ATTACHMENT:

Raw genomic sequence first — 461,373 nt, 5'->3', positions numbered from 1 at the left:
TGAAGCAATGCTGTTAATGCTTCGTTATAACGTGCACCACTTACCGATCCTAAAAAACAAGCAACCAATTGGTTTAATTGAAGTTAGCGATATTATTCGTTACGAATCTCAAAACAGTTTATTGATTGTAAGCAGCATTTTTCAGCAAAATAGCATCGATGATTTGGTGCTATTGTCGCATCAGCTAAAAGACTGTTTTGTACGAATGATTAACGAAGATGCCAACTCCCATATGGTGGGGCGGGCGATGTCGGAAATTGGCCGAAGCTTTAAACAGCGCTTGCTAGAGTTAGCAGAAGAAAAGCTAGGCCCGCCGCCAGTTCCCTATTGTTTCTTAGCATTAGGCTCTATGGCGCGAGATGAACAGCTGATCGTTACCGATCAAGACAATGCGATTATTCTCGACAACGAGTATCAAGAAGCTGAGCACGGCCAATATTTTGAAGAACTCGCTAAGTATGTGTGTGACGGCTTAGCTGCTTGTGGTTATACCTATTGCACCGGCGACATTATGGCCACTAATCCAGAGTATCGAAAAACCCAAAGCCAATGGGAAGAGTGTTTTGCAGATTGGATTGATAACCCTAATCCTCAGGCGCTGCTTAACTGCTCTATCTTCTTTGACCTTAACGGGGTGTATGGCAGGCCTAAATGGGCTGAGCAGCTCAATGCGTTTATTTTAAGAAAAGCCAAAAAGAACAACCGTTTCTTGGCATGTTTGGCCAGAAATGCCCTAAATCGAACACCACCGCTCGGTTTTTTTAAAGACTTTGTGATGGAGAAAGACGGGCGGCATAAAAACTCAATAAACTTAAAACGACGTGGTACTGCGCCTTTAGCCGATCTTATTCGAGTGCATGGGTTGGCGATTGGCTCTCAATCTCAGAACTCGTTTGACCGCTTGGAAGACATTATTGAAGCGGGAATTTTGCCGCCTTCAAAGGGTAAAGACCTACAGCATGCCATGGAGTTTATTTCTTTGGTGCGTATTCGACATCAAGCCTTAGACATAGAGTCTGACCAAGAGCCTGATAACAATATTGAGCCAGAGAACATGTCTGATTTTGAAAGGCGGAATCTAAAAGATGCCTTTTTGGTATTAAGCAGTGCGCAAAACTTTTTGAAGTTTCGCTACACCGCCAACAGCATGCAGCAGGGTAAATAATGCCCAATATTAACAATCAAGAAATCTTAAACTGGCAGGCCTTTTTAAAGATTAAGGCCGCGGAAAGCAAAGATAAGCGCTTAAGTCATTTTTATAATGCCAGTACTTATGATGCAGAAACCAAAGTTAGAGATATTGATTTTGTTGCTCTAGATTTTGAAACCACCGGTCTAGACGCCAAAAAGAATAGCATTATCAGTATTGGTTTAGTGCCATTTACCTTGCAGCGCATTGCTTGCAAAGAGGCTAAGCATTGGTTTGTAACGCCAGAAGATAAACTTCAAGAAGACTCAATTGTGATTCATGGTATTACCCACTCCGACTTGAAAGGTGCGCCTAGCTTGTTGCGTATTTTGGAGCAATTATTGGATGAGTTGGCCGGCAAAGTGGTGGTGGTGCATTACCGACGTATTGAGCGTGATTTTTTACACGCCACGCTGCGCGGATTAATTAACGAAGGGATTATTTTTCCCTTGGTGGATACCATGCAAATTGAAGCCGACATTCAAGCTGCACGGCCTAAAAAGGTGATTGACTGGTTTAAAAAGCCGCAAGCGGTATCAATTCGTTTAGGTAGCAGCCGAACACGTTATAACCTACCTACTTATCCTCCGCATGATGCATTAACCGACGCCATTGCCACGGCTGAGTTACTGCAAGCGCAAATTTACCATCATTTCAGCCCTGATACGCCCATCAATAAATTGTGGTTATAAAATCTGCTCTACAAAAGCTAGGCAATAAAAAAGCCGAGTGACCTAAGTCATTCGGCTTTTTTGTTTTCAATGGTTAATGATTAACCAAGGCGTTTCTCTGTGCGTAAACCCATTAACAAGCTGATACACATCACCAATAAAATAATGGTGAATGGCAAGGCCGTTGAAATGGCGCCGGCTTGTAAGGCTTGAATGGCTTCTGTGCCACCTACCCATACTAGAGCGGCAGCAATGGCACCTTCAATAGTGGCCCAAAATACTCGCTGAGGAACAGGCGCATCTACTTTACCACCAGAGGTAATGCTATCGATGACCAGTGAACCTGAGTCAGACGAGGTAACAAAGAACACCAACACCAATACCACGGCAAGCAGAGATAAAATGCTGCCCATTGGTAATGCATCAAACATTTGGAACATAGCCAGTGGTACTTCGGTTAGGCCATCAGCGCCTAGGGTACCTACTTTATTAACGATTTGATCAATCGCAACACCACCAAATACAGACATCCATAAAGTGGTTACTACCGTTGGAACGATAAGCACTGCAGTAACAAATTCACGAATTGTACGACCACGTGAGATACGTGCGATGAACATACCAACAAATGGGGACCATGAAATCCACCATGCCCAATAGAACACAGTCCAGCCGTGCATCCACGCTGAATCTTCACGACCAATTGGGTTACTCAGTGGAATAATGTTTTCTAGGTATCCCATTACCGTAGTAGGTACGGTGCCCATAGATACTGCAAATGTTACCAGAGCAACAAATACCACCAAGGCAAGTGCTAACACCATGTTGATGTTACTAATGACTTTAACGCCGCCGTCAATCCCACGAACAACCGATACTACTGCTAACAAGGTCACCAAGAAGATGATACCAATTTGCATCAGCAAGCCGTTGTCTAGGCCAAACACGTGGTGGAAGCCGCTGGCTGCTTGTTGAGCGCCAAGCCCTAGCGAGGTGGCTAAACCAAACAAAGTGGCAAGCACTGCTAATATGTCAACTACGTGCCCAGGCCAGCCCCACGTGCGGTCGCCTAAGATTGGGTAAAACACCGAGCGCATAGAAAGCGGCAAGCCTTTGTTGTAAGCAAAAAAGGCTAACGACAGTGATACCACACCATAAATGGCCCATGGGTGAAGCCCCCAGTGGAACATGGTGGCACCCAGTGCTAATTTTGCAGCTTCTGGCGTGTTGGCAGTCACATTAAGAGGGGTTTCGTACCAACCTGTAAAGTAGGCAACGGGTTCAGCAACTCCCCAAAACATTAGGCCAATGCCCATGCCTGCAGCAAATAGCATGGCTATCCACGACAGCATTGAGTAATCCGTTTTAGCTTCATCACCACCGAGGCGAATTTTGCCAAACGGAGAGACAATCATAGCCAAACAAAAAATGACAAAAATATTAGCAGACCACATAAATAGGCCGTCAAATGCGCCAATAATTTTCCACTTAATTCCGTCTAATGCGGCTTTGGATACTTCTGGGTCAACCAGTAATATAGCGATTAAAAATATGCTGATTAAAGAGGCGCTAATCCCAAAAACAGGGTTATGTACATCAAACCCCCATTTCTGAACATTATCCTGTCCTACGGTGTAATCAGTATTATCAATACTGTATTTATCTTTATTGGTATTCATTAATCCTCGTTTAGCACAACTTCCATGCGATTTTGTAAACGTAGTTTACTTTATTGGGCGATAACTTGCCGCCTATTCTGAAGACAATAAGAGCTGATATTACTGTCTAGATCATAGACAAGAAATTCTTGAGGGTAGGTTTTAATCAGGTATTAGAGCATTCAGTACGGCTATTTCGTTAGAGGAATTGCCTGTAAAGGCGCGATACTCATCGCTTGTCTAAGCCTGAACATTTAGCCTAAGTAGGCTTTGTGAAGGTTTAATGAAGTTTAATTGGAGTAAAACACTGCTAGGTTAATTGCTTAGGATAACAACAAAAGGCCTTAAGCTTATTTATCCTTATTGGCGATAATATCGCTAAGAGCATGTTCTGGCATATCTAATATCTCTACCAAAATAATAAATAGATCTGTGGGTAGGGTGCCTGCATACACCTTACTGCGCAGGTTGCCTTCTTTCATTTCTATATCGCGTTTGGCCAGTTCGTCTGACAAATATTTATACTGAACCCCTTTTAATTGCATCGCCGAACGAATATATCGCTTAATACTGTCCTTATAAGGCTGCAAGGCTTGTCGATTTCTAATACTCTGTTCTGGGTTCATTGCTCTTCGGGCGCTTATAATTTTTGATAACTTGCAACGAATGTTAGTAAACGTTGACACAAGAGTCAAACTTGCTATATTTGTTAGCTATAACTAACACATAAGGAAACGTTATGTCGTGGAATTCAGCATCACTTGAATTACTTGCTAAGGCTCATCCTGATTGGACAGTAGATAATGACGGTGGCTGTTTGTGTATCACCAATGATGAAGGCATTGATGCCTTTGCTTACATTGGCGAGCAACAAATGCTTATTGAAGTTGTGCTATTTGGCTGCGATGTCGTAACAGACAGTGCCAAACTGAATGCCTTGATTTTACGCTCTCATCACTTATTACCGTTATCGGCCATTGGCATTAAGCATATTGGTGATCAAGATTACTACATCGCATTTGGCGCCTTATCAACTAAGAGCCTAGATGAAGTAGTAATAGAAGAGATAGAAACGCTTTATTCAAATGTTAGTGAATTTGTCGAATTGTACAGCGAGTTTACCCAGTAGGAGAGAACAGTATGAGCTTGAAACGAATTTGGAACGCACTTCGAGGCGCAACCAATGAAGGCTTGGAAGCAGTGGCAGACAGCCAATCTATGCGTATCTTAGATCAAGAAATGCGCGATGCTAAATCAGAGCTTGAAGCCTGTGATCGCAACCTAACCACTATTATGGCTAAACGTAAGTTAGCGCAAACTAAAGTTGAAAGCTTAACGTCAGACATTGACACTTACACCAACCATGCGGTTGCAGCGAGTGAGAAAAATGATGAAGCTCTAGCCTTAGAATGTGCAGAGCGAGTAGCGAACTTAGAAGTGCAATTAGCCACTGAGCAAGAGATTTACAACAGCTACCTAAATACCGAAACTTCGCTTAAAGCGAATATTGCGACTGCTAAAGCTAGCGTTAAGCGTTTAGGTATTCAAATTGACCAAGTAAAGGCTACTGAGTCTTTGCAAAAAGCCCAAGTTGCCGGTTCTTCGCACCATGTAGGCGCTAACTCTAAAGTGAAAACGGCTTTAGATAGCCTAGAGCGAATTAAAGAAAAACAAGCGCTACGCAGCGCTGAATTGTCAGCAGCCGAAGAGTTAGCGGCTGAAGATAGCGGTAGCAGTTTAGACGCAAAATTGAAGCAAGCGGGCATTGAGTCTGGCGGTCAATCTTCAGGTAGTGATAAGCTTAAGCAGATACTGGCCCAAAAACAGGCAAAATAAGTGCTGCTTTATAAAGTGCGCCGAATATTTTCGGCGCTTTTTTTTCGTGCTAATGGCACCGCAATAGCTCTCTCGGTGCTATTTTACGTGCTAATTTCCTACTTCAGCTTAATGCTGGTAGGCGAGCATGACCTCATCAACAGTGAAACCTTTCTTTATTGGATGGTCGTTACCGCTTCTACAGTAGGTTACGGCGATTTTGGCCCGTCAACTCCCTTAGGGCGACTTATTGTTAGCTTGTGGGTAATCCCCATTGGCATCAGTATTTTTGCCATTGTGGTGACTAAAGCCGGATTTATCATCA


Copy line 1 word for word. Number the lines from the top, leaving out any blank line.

Raw genomic sequence first — 461,373 nt, 5'->3', positions numbered from 1 at the left: